PORCUPINE - The Pine Ridge Indian Reservation's first large-scale wind turbine was installed near KILI Radio this week, and Pat Spears hopes it is not the last. Spears, president of the Intertribal Council on Utility Policy, said the turbine is only one of many he hopes will be built on the Pine Ridge and other reservations.
"We hope it's going to be a model for other community wind projects, for other community tribal facilities," he said.
Spears said residents seem enthused about the possibility of reining in the area's gusty winds for energy use.
"People really understand the environmental benefits of wind, and they want clean energy," Spears said. "They want a way to harness the power that's here, blowing by every day."
The turbine, capable of generating as much as 65 kilowatt hours of electricity, was completed Wednesday afternoon on a small hill near the well-known tribal radio station.
Crews from the Intertribal Council and Matney-Frantz Engineering, out of Bozeman, Mont., used a crane to place a Nordtank turbine and three blades atop a 300-foot tower as a large group of onlookers watched intently.
Many of those onlookers were tribal members looking to work in the wind industry, as was the case with Sinte Gleska University building-trade student Elmer Blue Thunder.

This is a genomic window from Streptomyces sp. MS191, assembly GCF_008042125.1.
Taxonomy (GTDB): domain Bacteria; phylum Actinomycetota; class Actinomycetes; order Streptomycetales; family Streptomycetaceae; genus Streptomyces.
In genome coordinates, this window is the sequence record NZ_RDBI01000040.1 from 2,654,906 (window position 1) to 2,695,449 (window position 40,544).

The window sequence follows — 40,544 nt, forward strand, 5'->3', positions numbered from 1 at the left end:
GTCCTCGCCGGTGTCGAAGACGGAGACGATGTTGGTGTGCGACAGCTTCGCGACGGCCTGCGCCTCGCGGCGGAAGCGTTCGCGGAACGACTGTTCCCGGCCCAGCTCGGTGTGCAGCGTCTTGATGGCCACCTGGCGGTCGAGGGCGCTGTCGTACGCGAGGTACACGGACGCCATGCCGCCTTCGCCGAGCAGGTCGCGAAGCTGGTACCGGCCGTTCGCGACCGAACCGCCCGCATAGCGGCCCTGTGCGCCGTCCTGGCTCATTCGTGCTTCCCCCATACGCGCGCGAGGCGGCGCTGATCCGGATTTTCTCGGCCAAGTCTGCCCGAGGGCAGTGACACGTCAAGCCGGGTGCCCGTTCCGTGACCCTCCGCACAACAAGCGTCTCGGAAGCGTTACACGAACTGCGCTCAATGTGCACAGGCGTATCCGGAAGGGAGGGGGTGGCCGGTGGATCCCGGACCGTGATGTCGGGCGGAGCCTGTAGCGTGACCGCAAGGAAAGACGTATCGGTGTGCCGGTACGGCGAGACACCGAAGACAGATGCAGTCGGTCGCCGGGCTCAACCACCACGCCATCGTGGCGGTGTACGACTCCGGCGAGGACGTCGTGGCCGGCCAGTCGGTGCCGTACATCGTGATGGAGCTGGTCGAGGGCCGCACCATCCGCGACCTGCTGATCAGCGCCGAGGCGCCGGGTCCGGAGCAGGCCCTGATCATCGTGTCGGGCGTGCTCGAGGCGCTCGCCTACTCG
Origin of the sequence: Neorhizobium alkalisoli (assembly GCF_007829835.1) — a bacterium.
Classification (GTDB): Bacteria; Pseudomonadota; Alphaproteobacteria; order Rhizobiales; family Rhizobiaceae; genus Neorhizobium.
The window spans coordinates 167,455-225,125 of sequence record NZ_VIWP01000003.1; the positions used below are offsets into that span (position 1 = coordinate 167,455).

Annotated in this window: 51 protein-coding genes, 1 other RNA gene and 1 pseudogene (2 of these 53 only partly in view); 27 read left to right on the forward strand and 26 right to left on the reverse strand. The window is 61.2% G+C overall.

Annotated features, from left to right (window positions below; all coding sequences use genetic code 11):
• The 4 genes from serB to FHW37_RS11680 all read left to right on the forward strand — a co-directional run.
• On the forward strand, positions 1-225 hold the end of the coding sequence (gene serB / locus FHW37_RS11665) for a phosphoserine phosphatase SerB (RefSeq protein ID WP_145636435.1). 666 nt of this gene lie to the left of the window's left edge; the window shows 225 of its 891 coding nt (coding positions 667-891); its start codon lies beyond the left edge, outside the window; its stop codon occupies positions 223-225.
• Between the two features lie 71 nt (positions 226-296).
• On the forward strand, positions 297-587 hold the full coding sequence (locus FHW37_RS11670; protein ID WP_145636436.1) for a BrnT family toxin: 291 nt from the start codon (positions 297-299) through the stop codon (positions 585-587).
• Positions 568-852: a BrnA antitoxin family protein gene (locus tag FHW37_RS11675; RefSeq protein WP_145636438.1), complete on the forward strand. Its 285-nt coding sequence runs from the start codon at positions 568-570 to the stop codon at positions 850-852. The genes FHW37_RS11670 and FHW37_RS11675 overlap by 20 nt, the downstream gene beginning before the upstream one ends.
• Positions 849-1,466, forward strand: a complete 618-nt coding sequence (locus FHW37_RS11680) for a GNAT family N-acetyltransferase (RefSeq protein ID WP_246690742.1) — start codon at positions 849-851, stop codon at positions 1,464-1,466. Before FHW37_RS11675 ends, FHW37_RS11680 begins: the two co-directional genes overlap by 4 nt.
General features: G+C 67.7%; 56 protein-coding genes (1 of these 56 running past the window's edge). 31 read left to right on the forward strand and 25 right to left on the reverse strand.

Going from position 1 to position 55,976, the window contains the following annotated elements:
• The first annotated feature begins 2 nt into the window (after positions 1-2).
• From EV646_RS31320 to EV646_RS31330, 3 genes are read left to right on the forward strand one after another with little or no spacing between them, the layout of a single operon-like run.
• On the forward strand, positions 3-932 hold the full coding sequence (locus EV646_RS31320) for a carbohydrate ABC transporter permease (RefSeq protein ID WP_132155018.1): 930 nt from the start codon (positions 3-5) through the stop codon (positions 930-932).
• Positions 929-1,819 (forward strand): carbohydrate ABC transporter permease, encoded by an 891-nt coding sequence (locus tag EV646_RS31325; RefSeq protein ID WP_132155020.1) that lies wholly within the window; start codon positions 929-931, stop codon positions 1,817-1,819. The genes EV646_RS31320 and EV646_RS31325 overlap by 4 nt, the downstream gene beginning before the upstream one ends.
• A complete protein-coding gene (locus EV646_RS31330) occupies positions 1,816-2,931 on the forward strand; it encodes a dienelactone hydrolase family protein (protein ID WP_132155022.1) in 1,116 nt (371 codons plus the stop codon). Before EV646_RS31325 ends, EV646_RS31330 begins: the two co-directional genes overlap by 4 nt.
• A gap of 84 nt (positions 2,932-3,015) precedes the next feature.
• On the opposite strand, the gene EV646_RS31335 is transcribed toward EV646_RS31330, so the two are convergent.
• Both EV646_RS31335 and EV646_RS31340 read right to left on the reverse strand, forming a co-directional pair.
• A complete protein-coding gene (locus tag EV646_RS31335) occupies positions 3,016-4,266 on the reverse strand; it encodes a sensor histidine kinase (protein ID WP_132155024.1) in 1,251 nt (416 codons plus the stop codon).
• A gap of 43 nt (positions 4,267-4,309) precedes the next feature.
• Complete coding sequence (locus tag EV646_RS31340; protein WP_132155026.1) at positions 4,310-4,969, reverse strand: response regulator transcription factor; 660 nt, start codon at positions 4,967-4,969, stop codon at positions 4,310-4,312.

"I'm interested in the whole process," Blue Thunder said as he watched from
the deck of the radio station.
Blue Thunder said he had discussed job possibilities with Matney-Frantz. He hopes to join the Montana crews after graduation and then come back to Pine Ridge if and when the use of wind power becomes more prevalent there.
Spears said the council, an organization out of Fort Pierre that works on energy issues with a number of reservations, is hoping to arrange the construction of enough turbines within the next two years to provide a total of 400 kilowatt hours of power on eight reservations.
The turbine structure at KILI, built at a cost of $150,000, was funded by the Office of Indian Energy and Economic Development, the "Honor the Earth"charity organization, NativeEnergy and other sources.
The project began in 2002, when an anemometer was placed near KILI to measure the wind potential. The device determined the best placement for the turbine.
According to information provided by the KILI station, the turbine is expected to provide about 92,000 kilowatt hours of power each year, which KILI officials hope will save the station about $12,000 per year in
Any power that is not used by the station will be sold back to local electrical provider LaCreek Electric and eventually be used by residents.
KILI station manager Melanie Janis said Thursday she is happy to see the six-year project come to fruition.
"I keep going out there and looking at it, thinking, 'Oh my gosh, it's actually here,'" she said.
Contact Ryan Woodard at 394-8412 or ryan.woodard@rapidcityjournal